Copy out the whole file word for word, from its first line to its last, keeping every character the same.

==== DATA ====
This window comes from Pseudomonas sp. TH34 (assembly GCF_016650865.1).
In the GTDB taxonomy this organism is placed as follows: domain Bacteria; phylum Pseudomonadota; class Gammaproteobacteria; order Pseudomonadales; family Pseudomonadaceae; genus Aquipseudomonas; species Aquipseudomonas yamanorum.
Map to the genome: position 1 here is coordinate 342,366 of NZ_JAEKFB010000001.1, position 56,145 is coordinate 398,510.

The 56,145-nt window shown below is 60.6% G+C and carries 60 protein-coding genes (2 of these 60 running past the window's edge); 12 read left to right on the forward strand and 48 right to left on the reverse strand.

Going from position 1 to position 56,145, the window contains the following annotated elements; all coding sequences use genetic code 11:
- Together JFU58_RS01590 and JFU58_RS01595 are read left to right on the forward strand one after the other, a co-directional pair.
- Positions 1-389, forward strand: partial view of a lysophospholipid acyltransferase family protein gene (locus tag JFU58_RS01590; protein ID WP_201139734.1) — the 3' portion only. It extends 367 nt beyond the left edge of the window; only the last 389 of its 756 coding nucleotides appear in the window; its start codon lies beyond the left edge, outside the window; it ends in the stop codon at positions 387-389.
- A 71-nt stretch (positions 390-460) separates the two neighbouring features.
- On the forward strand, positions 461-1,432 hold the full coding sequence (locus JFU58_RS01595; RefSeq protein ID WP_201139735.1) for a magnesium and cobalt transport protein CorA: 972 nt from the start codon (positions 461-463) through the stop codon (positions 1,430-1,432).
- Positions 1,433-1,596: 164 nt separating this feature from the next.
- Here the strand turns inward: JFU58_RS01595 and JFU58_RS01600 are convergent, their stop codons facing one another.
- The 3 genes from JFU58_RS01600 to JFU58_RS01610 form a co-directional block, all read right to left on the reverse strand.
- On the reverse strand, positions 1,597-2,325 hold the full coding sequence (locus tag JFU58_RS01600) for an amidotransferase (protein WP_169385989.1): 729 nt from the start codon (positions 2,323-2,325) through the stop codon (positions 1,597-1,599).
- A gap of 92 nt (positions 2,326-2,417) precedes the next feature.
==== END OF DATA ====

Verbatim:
This window comes from Pseudomonas sp. TH34 (assembly GCF_016650865.1).
In the GTDB taxonomy this organism is placed as follows: domain Bacteria; phylum Pseudomonadota; class Gammaproteobacteria; order Pseudomonadales; family Pseudomonadaceae; genus Aquipseudomonas; species Aquipseudomonas yamanorum.
Map to the genome: position 1 here is coordinate 342,366 of NZ_JAEKFB010000001.1, position 56,145 is coordinate 398,510.

The 56,145-nt window shown below is 60.6% G+C and carries 60 protein-coding genes (2 of these 60 running past the window's edge); 12 read left to right on the forward strand and 48 right to left on the reverse strand.

Going from position 1 to position 56,145, the window contains the following annotated elements; all coding sequences use genetic code 11:
- Together JFU58_RS01590 and JFU58_RS01595 are read left to right on the forward strand one after the other, a co-directional pair.
- Positions 1-389, forward strand: partial view of a lysophospholipid acyltransferase family protein gene (locus tag JFU58_RS01590; protein ID WP_201139734.1) — the 3' portion only. It extends 367 nt beyond the left edge of the window; only the last 389 of its 756 coding nucleotides appear in the window; its start codon lies beyond the left edge, outside the window; it ends in the stop codon at positions 387-389.
- A 71-nt stretch (positions 390-460) separates the two neighbouring features.
- On the forward strand, positions 461-1,432 hold the full coding sequence (locus JFU58_RS01595; RefSeq protein ID WP_201139735.1) for a magnesium and cobalt transport protein CorA: 972 nt from the start codon (positions 461-463) through the stop codon (positions 1,430-1,432).
- Positions 1,433-1,596: 164 nt separating this feature from the next.
- Here the strand turns inward: JFU58_RS01595 and JFU58_RS01600 are convergent, their stop codons facing one another.
- The 3 genes from JFU58_RS01600 to JFU58_RS01610 form a co-directional block, all read right to left on the reverse strand.
- On the reverse strand, positions 1,597-2,325 hold the full coding sequence (locus tag JFU58_RS01600) for an amidotransferase (protein WP_169385989.1): 729 nt from the start codon (positions 2,323-2,325) through the stop codon (positions 1,597-1,599).
- A gap of 92 nt (positions 2,326-2,417) precedes the next feature.